The Monk Who Endured
One of Shen Yun’s earliest dance dramas tells the story of an exceptional individual.
By a small, remote village in ancient China was a Buddhist temple. The villagers deeply admired this temple’s abbot, and looked up to him as a model of upright morality.
This all changed after a young lady from the village bore a son after a secret love affair. When her lover fled, she claimed it was the head monk who fathered the child. For a monk, this was seen as the severest breach of his Buddhist order—the ultimate shame that cannot bear the light of day.
But rather than deny the accusation or defend himself, the monk said nothing. He took in the child and raised him as his own. When the villagers saw this, they took it as proof the story was true and unanimously denounced him.
Years passed and the monk remained ostracized. One day, a distinguished-looking gentleman came to town, raising curiosity. He had just passed the imperial civil service examination and earned a position as a mid-level official. This was a great honor. Everyone was surprised to see that his wife was none other than the mother of that baby born out of wedlock.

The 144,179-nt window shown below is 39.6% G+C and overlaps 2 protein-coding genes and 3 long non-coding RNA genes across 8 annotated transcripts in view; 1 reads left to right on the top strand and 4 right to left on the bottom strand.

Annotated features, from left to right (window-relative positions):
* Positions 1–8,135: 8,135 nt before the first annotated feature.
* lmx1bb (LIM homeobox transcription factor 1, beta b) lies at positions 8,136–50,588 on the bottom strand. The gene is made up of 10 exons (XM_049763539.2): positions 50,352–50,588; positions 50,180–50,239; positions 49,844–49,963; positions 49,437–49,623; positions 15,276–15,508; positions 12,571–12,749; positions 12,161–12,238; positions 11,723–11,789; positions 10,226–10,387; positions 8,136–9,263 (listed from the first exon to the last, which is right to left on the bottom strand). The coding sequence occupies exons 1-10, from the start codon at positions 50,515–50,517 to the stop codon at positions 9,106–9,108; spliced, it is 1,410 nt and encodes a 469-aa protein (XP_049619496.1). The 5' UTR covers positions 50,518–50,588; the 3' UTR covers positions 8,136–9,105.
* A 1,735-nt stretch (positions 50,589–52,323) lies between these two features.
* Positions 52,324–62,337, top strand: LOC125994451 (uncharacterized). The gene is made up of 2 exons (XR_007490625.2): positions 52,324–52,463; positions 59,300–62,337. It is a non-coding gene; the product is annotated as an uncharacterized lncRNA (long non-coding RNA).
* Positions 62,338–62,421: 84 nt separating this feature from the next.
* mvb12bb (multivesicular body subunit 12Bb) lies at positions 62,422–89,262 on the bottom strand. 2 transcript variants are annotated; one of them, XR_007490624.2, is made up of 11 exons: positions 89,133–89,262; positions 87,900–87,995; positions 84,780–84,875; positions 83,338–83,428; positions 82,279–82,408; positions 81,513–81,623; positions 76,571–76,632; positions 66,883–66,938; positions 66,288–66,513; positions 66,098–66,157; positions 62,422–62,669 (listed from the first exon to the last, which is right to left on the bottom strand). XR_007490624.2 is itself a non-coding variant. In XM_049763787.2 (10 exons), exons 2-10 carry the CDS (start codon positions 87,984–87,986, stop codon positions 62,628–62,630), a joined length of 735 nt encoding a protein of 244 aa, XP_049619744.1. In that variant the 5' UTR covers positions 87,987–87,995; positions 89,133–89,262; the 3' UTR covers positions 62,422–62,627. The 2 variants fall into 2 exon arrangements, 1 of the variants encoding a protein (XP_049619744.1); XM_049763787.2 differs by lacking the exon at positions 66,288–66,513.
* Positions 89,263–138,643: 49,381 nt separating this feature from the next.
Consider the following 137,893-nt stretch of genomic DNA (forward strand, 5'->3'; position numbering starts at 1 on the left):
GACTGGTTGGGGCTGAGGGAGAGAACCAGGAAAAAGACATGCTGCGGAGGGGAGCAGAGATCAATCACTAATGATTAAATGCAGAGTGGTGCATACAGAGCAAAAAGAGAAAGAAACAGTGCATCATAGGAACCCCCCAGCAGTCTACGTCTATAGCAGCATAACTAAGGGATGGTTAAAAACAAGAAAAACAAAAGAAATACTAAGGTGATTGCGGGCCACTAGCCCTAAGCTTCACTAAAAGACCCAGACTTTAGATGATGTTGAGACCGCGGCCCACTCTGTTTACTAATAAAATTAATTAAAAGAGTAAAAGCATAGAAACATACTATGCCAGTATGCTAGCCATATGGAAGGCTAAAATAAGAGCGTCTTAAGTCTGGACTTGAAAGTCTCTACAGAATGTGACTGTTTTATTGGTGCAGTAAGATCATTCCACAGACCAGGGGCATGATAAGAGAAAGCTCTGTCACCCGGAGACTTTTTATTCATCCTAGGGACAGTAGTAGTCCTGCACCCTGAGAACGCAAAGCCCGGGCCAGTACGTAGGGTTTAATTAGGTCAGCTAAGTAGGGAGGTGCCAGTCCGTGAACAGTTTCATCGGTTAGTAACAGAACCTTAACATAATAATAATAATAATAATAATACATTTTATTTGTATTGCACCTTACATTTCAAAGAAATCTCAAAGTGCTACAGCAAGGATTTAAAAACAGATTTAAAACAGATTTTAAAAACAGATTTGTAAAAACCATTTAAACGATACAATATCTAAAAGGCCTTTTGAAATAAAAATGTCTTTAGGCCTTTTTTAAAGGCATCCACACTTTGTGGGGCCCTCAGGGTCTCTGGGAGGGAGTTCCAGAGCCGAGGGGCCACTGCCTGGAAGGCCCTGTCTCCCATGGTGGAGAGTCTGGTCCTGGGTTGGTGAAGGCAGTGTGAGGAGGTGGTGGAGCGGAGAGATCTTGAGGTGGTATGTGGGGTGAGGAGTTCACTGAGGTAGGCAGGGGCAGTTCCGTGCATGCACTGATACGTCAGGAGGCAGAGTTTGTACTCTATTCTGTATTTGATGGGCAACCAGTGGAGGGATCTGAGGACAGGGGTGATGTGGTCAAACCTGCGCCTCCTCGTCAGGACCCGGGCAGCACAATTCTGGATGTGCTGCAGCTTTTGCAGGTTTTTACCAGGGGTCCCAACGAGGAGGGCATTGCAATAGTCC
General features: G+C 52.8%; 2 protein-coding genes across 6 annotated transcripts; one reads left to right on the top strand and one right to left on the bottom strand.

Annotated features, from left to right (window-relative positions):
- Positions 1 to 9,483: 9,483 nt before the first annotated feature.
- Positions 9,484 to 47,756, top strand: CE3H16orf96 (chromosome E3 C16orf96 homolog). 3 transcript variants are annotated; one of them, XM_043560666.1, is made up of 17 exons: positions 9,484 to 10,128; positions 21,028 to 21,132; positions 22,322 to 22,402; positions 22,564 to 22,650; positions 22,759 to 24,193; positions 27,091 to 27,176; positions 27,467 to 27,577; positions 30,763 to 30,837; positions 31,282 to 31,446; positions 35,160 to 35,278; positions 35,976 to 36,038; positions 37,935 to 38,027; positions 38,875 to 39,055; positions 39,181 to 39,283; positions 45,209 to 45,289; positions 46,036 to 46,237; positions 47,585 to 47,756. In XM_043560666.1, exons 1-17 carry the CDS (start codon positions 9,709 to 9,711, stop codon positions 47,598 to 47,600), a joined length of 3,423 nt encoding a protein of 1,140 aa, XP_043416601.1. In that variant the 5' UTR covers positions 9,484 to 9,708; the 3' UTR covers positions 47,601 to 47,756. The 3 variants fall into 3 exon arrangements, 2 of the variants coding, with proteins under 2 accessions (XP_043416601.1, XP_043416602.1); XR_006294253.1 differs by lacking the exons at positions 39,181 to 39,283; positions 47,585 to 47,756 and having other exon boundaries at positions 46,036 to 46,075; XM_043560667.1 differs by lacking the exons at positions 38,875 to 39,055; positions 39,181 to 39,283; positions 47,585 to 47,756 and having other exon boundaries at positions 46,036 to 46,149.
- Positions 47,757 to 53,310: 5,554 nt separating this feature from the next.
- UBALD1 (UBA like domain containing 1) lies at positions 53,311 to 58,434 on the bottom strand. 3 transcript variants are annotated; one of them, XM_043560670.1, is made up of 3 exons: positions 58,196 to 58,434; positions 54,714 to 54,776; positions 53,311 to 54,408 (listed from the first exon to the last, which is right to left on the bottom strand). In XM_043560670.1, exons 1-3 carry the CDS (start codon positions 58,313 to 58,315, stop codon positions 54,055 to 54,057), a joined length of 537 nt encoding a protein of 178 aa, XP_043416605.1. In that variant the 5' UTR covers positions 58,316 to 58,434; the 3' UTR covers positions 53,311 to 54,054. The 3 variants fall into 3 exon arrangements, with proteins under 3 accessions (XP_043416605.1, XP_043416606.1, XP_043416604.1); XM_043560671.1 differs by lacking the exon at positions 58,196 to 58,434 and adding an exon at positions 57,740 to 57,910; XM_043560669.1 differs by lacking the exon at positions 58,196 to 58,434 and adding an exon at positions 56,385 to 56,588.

The husband and wife went to the local temple and kneeled down in front of the head monk. To the villagers’ shock, the official then asked for his flesh and blood son—for this man was the same lover who had run away. Without a word of reproach, the monk reunited the boy with his true parents.
Alarmed and dismayed, the villagers realized their mistake and the full breadth of the monk’s compassion and tolerance.